Russell Shorto, author of "Descartes' Bones"

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Between the Covers
program date: 
Mon, 12/01/2008

Host Ed Goldberg speaks with Russell Shorto, author of Descartes' Bones. a true story of how the philosopher's remains became a political relic. Russell Shorto is the author of a book on the Dutch origins of New York City: The Island at the Center of the World. He often writes for The New York Times Magazine and GQ.

David Shields on "The Thing About Life Is That One Day You'll Be Dead"

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program: 
Between the Covers
program date: 
Mon, 11/24/2008

Host Ed Goldberg interviews David Shields, author of The Thing About Life Is That One Day You'll Be Dead, a meditation on life, living and contemplating death. David Shields is the author of eight books, including Black Planet: Facing Race During an NBA Season, a finalist for the National Book Critics Circle Award; Remote: Reflections on Life in the Shadow of Celebrity, winner of the PEN/Revson Award; and Dead Languages: A Novel, winner of the Governor's Writers Award. His essays and stories have appeared in the New York Times Magazine, Harper's, Yale Review, Village Voice, Salon, Slate, McSweeney's, and Utne Reader; he's written reviews for the New York Times Book Review, Los Angeles Times Book Review, Boston Globe, and Philadelphia Inquirer.

Salman Rushdie, award winning author

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program: 
Between the Covers
program date: 
Mon, 11/17/2008

Host Jim Schumock presents a special extended interview with Booker Prize winner Salman Rushdie, whose latest book is The Enchantress of Florence: A Novel.  In the book, a tall, yellow-haired, young European traveler calling himself “Mogor dell’Amore,” the Mughal of Love, arrives at the court of the Emperor Akbar, lord of the great Mughal empire, with a tale to tell that begins to obsess the imperial capital, a tale about a mysterious woman, a great beauty believed to possess powers of enchantment and sorcery, and her impossible journey to the far-off city of Florence.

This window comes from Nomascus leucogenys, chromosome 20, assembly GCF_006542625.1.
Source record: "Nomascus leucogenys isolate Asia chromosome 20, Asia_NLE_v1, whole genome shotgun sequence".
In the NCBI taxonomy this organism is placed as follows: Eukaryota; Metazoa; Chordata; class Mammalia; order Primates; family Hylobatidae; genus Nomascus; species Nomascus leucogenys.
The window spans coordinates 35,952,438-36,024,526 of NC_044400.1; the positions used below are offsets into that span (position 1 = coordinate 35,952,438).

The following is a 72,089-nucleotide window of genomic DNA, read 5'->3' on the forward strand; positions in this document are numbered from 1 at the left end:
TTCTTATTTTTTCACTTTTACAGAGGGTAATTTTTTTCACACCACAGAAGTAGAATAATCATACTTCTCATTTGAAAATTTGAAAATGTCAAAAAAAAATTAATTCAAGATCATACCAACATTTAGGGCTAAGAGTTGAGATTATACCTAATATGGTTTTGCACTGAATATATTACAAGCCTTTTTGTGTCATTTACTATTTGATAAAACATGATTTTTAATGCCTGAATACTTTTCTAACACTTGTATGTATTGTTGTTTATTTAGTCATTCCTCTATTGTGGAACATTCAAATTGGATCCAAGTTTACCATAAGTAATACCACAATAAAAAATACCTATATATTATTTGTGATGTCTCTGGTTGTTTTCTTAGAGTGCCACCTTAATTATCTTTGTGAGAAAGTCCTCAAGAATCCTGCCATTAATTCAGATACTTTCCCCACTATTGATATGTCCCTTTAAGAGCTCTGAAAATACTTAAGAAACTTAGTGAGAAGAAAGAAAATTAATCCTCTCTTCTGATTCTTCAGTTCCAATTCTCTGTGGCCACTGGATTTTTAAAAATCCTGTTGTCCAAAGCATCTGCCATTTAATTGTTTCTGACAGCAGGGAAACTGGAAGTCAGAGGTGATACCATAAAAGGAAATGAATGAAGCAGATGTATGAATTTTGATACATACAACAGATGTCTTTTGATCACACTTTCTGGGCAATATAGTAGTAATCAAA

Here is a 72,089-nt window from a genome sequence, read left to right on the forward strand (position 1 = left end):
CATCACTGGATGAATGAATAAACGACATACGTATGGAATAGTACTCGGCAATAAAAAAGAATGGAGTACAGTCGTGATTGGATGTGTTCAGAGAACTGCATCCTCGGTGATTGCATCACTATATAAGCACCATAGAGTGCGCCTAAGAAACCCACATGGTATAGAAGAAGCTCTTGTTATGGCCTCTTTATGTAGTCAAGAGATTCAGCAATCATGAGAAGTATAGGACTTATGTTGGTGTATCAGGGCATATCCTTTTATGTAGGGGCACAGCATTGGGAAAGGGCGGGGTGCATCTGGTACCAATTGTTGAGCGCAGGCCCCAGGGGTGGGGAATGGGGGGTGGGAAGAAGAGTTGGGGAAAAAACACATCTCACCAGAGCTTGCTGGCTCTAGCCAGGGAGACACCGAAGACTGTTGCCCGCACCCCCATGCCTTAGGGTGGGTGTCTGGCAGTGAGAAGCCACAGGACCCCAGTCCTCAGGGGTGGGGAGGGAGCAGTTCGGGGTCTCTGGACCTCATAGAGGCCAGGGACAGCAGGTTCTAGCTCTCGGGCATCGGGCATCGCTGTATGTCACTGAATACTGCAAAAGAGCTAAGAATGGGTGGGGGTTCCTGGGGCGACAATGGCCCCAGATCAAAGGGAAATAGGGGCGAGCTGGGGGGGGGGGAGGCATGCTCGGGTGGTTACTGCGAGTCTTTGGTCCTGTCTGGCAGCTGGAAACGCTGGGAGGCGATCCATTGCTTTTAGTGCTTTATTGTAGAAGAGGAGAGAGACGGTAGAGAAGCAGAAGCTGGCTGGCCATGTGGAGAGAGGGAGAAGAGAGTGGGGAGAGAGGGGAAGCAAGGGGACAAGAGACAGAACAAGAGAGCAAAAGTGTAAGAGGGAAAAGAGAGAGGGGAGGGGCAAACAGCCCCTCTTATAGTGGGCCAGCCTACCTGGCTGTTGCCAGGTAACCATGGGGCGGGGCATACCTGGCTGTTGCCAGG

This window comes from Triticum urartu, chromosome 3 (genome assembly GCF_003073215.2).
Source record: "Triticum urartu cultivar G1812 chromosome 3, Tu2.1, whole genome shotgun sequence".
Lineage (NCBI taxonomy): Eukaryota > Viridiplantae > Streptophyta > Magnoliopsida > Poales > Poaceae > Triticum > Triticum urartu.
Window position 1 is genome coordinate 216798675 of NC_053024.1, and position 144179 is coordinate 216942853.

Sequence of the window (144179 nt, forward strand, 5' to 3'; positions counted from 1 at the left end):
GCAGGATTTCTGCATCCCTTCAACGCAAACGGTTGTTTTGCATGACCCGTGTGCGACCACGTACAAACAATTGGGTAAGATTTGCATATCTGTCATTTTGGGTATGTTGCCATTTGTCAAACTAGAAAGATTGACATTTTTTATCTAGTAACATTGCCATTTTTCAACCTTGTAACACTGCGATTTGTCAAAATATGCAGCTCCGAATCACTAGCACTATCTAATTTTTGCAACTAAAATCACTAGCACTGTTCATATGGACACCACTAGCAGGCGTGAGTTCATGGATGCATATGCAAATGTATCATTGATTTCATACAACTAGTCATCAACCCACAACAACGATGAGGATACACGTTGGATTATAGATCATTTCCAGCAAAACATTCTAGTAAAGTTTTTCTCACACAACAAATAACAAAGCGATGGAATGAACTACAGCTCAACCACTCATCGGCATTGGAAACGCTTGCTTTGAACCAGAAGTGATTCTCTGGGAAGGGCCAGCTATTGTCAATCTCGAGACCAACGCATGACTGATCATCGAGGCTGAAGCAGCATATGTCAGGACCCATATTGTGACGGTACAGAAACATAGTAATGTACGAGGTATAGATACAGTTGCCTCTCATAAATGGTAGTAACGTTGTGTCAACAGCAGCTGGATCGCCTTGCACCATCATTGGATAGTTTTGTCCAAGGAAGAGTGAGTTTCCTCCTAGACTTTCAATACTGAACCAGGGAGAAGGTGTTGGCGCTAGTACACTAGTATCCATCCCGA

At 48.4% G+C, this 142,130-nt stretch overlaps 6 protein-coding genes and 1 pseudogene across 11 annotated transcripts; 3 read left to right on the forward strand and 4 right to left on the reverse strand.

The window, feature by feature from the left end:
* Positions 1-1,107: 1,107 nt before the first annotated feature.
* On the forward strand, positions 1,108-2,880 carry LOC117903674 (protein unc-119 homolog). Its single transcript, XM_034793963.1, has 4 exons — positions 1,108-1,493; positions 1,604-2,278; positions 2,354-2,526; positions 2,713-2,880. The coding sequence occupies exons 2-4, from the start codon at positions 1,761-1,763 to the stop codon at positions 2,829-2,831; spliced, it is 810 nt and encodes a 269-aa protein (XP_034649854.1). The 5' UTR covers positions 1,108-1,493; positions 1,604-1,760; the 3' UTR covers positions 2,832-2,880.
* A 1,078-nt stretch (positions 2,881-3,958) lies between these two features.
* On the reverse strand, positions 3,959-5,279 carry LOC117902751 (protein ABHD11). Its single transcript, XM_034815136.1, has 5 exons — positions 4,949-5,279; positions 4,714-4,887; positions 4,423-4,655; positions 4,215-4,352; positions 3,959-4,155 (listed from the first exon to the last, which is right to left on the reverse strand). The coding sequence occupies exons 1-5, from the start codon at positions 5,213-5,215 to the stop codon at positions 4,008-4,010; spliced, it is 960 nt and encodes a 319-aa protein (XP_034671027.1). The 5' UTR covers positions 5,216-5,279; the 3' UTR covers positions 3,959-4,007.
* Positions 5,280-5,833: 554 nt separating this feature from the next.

The Enchantress of Florence
is the story of a woman attempting to command her own destiny in a man’s world. It is the story of two cities, unknown to each other, at the height of their powers–the hedonistic Mughal capital, in which the brilliant Akbar the Great wrestles daily with questions of belief, desire, and the treachery of his sons, and the equally sensual city of Florence during the High Renaissance, where Niccolò Machiavelli takes a starring role as he learns, the hard way, about the true brutality of power.

About the Author
Salman Rushdie is the author of nine previous novels: Grimus; Midnight’s Children (which was awarded the Booker Prize in 1981 and, in 1993, was judged to be the “Booker of Bookers,” the best novel to have won that prize in its first twenty-five years); Shame (winner of the French Prix de Meilleur Livre Etranger); The Satanic Verses (winner of the Whitbread Prize for Best Novel); Haroun and the Sea of Stories (winner of the Writers Guild Award); The Moor’s Last Sigh (winner of the Whitbread Prize for Best Novel); The Ground Beneath Her Feet (winner of the Eurasian section of the Commonwealth Prize); Fury (a New York Times Notable Book); and Shalimar the Clown (a Time Book of the Year). He is also the author of a book of stories, East, West, and three works of nonfiction– Imaginary Homelands, The Jaguar Smile, and The Wizard of Oz. He is co-editor of Mirrorwork, an anthology of contemporary Indian writing.

Jennie Shortridge, author of "Love and Biology at the Center of the Universe"

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Between the Covers
program date: 
Mon, 11/10/2008

Ed Goldberg hosts.  His guest is Jennie Shortridge, local author of Love and Biology at the Center of the Universe a novel about a woman's midlife crisis.

Richelle Mead author of "Succubus Dreams"

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Between the Covers
program date: 
Mon, 11/03/2008

Host Ed Goldberg interviews Richelle Mead, author of Succubus Dreams, an urban fantasy of supernatural beings in modern Seattle. Also this AM an Election Day report from Free Speech Radio News.

Joseph O'Neill, author of "Netherland"

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program: 
Between the Covers
program date: 
Mon, 10/27/2008

Host Jim Schumock interviews Joseph O'Neill, author of "Netherland," a wonderful book about nothing.

Comments

Timber Beasts

I've read the book twice and rather hoped to hear the program that the author spoke on the book. But that page was not available on your site. Anyway, I loved the book. I thought it was an exciting dose of history. Stoner brought the Portland of  1900 to life. There was intrigue that kept my interest throughout the book.

Today's Interview

I was washing eggs at the farm when this came on. I loved it and looked for it to share with my peeps!